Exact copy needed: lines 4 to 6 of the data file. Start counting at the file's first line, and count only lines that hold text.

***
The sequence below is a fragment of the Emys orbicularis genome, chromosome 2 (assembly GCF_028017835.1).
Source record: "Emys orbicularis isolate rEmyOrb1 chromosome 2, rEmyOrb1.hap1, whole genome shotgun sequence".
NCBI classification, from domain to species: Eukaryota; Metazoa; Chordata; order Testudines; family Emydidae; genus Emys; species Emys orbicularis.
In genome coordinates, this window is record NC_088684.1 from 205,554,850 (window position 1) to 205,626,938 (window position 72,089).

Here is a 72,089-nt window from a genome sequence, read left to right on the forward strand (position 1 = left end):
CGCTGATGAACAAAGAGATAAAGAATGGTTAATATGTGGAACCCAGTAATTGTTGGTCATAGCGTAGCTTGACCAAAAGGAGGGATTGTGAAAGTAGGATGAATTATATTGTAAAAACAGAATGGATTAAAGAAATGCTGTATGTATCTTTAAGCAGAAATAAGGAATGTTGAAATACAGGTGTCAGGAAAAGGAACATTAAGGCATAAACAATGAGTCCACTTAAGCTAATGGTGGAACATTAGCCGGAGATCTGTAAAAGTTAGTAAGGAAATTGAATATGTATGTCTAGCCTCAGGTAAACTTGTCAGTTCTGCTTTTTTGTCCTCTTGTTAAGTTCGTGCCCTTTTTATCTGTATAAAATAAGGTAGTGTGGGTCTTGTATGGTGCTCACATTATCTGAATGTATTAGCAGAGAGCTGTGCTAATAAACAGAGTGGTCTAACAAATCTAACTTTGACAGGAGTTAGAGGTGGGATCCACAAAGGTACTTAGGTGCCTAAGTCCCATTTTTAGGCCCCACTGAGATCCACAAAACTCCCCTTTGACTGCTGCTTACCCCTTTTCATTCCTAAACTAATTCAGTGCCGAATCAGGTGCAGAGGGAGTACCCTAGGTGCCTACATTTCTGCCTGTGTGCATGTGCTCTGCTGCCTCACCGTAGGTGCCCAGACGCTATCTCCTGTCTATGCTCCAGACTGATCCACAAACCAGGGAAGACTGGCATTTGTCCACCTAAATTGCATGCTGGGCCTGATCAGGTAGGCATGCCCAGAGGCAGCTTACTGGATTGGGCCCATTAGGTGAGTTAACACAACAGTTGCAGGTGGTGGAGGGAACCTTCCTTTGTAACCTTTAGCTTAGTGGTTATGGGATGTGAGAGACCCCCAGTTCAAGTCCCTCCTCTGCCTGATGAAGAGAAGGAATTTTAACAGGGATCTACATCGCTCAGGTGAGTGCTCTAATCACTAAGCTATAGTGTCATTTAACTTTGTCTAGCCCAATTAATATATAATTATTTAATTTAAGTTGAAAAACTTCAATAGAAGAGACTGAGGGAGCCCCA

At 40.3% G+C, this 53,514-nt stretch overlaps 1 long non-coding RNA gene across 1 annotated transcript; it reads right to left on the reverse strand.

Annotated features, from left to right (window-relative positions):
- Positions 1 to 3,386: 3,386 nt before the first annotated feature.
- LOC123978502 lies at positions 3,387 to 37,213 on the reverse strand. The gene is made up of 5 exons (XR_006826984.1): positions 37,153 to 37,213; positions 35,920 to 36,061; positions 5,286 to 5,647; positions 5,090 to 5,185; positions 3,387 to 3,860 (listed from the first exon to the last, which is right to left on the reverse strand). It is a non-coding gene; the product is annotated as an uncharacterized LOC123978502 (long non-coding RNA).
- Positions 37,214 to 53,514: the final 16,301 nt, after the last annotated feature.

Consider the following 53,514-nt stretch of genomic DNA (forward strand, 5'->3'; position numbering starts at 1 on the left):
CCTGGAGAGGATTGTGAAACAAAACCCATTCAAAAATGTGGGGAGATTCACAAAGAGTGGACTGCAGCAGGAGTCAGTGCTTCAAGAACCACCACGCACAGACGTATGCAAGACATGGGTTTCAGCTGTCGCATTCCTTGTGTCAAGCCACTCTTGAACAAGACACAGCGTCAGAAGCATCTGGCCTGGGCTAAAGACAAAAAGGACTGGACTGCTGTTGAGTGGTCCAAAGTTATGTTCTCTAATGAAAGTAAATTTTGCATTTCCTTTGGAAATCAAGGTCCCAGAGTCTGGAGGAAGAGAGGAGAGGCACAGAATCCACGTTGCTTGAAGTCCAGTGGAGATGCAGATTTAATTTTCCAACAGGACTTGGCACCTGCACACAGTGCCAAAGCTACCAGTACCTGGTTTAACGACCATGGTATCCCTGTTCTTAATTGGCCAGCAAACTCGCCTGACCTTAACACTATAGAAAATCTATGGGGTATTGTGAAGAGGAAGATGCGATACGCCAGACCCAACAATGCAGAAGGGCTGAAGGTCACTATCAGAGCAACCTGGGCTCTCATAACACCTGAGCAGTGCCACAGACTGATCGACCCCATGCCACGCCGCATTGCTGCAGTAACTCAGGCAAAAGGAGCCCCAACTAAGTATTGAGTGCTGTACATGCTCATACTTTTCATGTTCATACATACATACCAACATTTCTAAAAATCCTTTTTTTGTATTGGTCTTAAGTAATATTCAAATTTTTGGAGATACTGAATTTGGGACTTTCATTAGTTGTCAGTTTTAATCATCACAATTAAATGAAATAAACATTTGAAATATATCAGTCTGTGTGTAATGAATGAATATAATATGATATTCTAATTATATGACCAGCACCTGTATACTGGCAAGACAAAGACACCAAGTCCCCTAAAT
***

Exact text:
In genome coordinates, this window is record NC_088684.1 from 205,554,850 (window position 1) to 205,626,938 (window position 72,089).

Here is a 72,089-nt window from a genome sequence, read left to right on the forward strand (position 1 = left end):
CGCTGATGAACAAAGAGATAAAGAATGGTTAATATGTGGAACCCAGTAATTGTTGGTCATAGCGTAGCTTGACCAAAAGGAGGGATTGTGAAAGTAGGATGAATTATATTGTAAAAACAGAATGGATTAAAGAAATGCTGTATGTATCTTTAAGCAGAAATAAGGAATGTTGAAATACAGGTGTCAGGAAAAGGAACATTAAGGCATAAACAATGAGTCCACTTAAGCTAATGGTGGAACATTAGCCGGAGATCTGTAAAAGTTAGTAAGGAAATTGAATATGTATGTCTAGCCTCAGGTAAACTTGTCAGTTCTGCTTTTTTGTCCTCTTGTTAAGTTCGTGCCCTTTTTATCTGTATAAAATAAGGTAGTGTGGGTCTTGTATGGTGCTCACATTATCTGAATGTATTAGCAGAGAGCTGTGCTAATAAACAGAGTGGTCTAACAAATCTAACTTTGACAGGAGTTAGAGGTGGGATCCACAAAGGTACTTAGGTGCCTAAGTCCCATTTTTAGGCCCCACTGAGATCCACAAAACTCCCCTTTGACTGCTGCTTACCCCTTTTCATTCCTAAACTAATTCAGTGCCGAATCAGGTGCAGAGGGAGTACCCTAGGTGCCTACATTTCTGCCTGTGTGCATGTGCTCTGCTGCCTCACCGTAGGTGCCCAGACGCTATCTCCTGTCTATGCTCCAGACTGATCCACAAACCAGGGAAGACTGGCATTTGTCCACCTAAATTGCATGCTGGGCCTGATCAGGTAGGCATGCCCAGAGGCAGCTTACTGGATTGGGCCCATTAGGTGAGTTAACACAACAGTTGCAGGTGGTGGAGGGAACCTTCCTTTGTAACCTTTAGCTTAGTGGTTATGGGATGTGAGAGACCCCCAGTTCAAGTCCCTCCTCTGCCTGATGAAGAGAAGGAATTTTAACAGGGATCTACATCGCTCAGGTGAGTGCTCTAATCACTAAGCTATAGTGTCATTTAACTTTGTCTAGCCCAATTAATATATAATTATTTAATTTAAGTTGAAAAACTTCAATAGAAGAGACTGAGGGAGCCCCA